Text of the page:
Assembly Hall, the Mound

Beyond the Spectacle: Indigenous Edinburgh

Assembly Hall, the Mound

Scotland EH1, United Kingdom

Created By: Beyond the Spectacle


The prolific Mohawk entertainer, Os-Ke-Non-Ton, gave a lecture here on December 2, 1930: "wearing the full ceremonial dress of a chief of his tribe, [he] stood throughout his recital on the clerks' table instead of on the platform floor, and in addition to singing, in the Indian language, war songs, love songs, and invocations, explained the various parts of the traditional Indian dress, and concluded his lecture by showing how to get fire by rubbing sticks together." (The Scotsman, Dec 3, 1930) Os-Ke-Non-Ton was one of many performers since the mid-1900s to have made their living through such performances of "Indianness," but he is perhaps one of the most deeply entangled in colonial images of the "Indian" since for much of the early 20th century he regularly performed in the annual staging at the Royal Albert Hall of Samuel Coleridge Taylor's operatic interpretation of Hiawatha. Yes, that's the American poet Henry Wadsworth Longfellow's highly stylised and appropriative epic of the "vanishing Indian" set to music by Britain's first black composer, and performed almost entirely by a cast of non-Native dancers and singers in redface at the Heart of Empire...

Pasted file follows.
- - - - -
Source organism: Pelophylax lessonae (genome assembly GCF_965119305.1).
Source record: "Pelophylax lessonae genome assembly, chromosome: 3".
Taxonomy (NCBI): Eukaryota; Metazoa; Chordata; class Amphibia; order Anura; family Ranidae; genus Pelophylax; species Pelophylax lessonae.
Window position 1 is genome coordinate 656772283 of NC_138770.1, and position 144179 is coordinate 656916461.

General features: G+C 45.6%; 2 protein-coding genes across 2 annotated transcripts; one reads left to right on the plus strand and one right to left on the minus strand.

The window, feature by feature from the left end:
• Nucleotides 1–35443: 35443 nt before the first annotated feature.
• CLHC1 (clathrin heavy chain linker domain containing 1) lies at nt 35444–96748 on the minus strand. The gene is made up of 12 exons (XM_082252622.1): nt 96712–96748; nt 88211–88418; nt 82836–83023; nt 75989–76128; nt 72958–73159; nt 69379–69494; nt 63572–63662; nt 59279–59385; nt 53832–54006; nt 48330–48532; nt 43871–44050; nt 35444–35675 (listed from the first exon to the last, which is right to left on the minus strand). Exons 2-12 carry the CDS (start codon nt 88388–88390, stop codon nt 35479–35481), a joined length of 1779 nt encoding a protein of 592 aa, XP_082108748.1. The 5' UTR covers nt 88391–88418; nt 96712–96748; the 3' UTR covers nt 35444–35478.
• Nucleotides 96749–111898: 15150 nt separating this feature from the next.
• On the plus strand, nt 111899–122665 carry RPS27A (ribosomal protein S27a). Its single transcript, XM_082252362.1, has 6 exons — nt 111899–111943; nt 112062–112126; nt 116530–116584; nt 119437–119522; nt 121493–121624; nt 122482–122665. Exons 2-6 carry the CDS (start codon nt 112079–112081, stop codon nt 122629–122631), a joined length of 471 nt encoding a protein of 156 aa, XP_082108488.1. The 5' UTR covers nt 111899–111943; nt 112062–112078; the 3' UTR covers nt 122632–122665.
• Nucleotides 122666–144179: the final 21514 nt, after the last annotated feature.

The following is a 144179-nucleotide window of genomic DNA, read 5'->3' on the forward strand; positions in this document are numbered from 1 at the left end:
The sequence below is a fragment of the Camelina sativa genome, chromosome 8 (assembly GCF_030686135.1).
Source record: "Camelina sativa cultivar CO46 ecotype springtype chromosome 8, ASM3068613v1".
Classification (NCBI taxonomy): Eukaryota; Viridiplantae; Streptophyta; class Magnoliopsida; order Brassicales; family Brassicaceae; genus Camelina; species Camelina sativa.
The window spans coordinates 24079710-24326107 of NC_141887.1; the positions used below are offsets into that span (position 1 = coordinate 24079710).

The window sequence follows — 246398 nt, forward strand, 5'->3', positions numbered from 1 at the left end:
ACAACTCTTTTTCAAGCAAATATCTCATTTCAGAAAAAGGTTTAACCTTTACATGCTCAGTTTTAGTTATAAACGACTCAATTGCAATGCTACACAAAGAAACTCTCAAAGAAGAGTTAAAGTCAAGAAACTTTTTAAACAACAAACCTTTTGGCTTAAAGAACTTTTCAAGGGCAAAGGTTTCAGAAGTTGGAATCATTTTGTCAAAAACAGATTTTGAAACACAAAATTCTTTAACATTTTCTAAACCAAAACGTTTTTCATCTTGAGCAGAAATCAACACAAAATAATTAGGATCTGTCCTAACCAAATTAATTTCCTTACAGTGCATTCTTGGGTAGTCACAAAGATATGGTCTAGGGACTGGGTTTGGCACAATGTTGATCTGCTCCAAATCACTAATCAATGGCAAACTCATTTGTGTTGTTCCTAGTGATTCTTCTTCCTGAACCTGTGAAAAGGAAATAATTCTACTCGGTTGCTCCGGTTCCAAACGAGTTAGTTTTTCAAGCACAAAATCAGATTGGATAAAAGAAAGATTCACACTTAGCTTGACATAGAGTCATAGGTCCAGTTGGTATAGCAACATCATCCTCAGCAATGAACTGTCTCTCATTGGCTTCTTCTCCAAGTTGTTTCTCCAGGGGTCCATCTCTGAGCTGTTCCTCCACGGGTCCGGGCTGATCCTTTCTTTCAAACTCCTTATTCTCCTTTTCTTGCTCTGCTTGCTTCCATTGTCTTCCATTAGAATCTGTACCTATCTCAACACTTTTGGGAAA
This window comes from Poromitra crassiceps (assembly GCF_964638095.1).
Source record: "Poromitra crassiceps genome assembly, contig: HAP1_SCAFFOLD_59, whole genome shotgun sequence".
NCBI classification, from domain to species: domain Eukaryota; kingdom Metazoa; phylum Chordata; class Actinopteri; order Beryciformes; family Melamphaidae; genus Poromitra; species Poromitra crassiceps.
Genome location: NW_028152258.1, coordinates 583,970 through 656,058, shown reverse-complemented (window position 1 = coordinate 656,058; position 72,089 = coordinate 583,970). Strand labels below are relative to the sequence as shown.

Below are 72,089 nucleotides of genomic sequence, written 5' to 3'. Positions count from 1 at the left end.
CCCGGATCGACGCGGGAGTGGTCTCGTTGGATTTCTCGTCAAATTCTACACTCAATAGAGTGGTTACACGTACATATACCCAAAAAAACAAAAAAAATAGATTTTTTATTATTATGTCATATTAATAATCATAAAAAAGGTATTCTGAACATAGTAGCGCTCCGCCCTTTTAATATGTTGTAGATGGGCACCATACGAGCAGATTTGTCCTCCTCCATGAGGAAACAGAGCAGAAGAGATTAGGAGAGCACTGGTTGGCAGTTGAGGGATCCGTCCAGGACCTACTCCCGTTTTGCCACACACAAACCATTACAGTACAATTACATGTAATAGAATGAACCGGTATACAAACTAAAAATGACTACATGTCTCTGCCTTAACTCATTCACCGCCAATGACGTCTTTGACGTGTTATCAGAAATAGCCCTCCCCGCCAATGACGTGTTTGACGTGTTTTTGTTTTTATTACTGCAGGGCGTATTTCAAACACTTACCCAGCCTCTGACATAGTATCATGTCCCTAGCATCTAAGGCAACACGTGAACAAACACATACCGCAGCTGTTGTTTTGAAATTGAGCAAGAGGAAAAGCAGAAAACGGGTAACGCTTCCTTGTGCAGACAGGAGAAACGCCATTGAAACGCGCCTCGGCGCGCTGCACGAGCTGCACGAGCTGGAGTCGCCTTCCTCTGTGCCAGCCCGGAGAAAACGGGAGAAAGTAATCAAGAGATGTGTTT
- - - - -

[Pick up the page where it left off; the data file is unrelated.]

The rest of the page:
You can see part of a performance he gave in England through the video link.

This point of interest is part of the tour: Beyond the Spectacle: Indigenous Edinburgh


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